Your Turn Darling (1963)

Country: France / Italy
Director: Bernard Boderie
Starring: Eddie Constantine, Christiane Minazzoli, Elga Andersen, Philippe Lemaire, Gaia Germani, Noel Roquevert, Colin Drake, Guy Delorme
Music: Paul Misraki

Your Turn Darling sure is one boozy adventure for Lemmy Caution (Eddie Constantine). As we meet Caution, he is disgruntled because he was called away from a bar at four in the morning where he had been judging a Miss Whiskey competition. Then when searching the crime scene, he doesn’t look for clues, but hidden whiskey bottles — he finds one in the underwear draw. Later, after being knocked out by a black jack, a doctor prescribes a bottle of whiskey for his headache. Then when searching a suspects home, he starts at the liquor cabinet. In case I haven’t laboured the point enough, even when Caution is receiving a mission briefing from the head of the Paris branch he keeps downing slugs of whiskey from his hip flask claiming that it is cough medicine. Spies are often portrayed as hard-living, hard drinking individuals, but this is off the Richter scale.

Just to put things in perspective, this film was made two years before Constantine and Goddard’s seminal spy flick Alphaville, which also features the character Lemmy Caution. Alphaville and Your Turn Darling are truly at opposite ends of the spectrum. Alphaville is mind-blowing art, and Your Turn Darling is low-brow comedy. Don’t get me wrong in thinking that Your Turn Darling is a bad film. It is fast paced and funny (in places), but it is a very different beast to Alphaville and those expecting a film of a similar style and calibre will be sadly disappointed.

As the film starts Olivia Brandt, an agent of the CIA enters the laboratory of scientist Elmer Whitaker. Whitaker has been retained by the US government to work on a solid rocket fuel formula. Inside, Olivia immediately rings her superior Colonel Willis, but before she can relay any important information the lights flicker on and she is shot. Offscreen he can hear the remonstrations of Whitaker as he is kidnapped by the evil-doers. And I’m sorry if this counts as a spoiler, but really a 2nd grader could work it out — the fact that Whitaker’s kidnapping happens off screen and can only be heard by Colonel Willis indicates all is not kosher with the kidnapping.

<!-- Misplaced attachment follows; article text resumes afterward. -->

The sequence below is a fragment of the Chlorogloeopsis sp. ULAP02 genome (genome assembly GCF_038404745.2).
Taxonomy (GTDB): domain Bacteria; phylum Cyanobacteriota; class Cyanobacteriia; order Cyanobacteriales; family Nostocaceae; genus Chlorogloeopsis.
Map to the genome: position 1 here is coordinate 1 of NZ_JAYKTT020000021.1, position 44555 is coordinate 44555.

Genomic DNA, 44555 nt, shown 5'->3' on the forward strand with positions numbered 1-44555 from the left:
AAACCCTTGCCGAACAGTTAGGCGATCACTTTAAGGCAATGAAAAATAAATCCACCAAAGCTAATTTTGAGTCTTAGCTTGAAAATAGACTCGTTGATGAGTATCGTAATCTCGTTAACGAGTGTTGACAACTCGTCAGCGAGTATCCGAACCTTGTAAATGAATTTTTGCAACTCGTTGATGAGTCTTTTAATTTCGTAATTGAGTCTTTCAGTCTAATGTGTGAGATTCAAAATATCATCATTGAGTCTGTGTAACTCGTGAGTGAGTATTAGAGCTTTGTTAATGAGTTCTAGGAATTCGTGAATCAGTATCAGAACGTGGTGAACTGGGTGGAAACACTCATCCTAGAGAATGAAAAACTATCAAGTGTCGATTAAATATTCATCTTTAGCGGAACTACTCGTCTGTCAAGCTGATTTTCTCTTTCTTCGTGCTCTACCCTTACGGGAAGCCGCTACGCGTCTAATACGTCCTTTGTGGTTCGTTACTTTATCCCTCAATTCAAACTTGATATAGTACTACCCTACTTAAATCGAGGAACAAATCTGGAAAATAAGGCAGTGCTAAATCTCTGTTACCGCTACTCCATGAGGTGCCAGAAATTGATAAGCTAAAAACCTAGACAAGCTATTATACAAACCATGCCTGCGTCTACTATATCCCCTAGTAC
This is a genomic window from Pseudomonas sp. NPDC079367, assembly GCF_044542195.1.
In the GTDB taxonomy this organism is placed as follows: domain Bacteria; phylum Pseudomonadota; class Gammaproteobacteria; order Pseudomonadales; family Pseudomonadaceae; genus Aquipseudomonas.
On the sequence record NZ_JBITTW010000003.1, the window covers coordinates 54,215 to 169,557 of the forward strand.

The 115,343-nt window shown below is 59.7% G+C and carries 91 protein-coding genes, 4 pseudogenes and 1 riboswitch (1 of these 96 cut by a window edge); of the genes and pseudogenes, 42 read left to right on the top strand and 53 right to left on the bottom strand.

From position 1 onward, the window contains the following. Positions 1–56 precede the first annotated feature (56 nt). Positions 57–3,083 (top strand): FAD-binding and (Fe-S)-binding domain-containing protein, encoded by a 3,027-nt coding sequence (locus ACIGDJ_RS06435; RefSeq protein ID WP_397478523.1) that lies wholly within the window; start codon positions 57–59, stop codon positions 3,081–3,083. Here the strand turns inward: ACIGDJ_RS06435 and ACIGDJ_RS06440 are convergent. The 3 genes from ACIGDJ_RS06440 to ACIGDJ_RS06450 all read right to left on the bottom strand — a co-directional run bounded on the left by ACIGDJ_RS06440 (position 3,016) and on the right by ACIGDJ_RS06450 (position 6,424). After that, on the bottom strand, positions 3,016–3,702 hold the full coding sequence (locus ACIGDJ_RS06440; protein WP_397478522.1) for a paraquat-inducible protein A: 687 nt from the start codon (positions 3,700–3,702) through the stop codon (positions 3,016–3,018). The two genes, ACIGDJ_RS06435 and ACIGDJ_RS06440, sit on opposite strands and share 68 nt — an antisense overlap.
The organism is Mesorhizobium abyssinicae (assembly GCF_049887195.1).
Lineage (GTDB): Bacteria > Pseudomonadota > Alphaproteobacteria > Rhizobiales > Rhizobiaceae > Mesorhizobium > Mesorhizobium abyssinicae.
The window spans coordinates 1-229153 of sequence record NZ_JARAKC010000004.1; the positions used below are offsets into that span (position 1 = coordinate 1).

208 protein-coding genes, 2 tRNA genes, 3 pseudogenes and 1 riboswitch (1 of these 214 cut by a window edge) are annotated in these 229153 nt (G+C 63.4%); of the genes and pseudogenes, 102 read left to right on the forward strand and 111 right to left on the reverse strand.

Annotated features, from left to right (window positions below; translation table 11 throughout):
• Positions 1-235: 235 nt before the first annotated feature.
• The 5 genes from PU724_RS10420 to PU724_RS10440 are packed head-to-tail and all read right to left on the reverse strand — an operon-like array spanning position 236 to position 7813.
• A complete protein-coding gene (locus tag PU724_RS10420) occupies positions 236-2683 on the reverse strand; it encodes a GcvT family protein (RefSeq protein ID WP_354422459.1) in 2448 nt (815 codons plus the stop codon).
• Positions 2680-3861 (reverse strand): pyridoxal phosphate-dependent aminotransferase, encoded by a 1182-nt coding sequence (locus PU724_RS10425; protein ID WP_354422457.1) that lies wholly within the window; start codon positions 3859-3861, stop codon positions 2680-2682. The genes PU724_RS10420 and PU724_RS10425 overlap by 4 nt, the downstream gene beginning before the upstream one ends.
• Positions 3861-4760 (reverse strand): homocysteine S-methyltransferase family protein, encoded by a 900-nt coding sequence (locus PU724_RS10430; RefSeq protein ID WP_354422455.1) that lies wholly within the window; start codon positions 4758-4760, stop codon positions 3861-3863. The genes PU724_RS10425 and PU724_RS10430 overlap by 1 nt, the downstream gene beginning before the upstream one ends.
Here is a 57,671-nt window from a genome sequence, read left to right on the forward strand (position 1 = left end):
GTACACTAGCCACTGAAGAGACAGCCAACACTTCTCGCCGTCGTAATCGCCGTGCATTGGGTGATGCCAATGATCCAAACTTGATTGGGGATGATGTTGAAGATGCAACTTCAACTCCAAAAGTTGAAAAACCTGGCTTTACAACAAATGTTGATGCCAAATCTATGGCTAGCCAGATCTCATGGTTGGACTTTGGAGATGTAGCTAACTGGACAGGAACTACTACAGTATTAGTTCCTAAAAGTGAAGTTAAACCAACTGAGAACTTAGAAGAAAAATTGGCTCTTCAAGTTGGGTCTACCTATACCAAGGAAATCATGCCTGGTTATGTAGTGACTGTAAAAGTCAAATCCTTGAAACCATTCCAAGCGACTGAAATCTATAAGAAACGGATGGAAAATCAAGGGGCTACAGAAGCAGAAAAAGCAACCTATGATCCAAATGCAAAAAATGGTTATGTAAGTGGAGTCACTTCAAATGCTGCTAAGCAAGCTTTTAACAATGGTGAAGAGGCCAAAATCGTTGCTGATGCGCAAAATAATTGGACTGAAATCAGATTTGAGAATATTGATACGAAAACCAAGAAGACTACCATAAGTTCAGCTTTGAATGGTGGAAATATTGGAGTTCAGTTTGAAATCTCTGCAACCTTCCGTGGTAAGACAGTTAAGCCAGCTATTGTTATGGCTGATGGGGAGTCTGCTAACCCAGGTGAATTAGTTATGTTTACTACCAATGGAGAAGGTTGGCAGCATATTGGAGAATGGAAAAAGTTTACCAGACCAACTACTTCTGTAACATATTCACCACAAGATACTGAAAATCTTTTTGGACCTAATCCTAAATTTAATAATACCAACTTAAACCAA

Later Willis is on the scene and the laboratory has been trashed. As far as he is concerned Whitaker has been kidnapped and must be found, and there is only one man to do the job — it is the CIA’s best man, Lemmy Caution. After some wisecracking and boozing, Lemmy gets down to business. The only real clue they find is a photograph of Whitaker’s fiancee, Geraldine Monteveccio (Gaia Germani). She just happens to be a super model, which means that Lemmy has to investigate her as soon as possible.

Lemmy tracks Geraldine to he Rainbow apartments where she had been staying, but it appears that she paid her bill and checked out with a gentleman only hours before. Lemmy asks more about the gentleman concerened — like if he mentioned his name. The lady behind the reception desk said that he did — he called himself ‘Lemmy Caution’ and said he was taking Miss Monteveccio to Paris to be with her fiance.

Lemmy is on the next plane to Paris, and before the jet has even landed he is trying to score. During the flight he ingraiates himself on Valerie Pontiac, who is a beautiful blonde also heading to Paris. But Lemmy has ulterior motives for chatting up this girl — apart from his fondness for attractive women. You see, despite the fact that she has had plastic surgery, Lemmy recognises her as Carletta Strasser (Christiane Minazzoli). Lemmy knows it is all a trap and a setup, but he is happy to keep playing the game.

The game has quite a few twists too. The first is his contact in Paris, Charles Grant (Philippe Lemaire). It appears that Grant isn’t who he says he is either. He is in fact Henri Frenzetti the mastermind of the insidious kidnapping plot. Although Frenzetti is the alleged mastermind, as the story goes on his actions become more buffoonish, and his character moves from super villain to comic relief.

Then we have the beautiful Gaia Germani as Geraldine Monteveccio. Because Geraldine was fooled by an impostor, she refuses to believe that Lemmy is in fact the real ‘Lemmy Caution’, which means that during her scenes with him, she is ‘feisty’ to the point of ridiculousness.

The film ends with a bizarre fight at a dairy where each of the characters gets covered in fermenting cheese and milk. It doesn’t quite sink down to the level of a cream pie fight but it is getting close. Your Turn Darling is a passable time killer, not much more, but Eddie Constantine does have a distinct screen presence, and it is his presence alone that keeps this film moving along nicely.

Your Turn Darling (1963)

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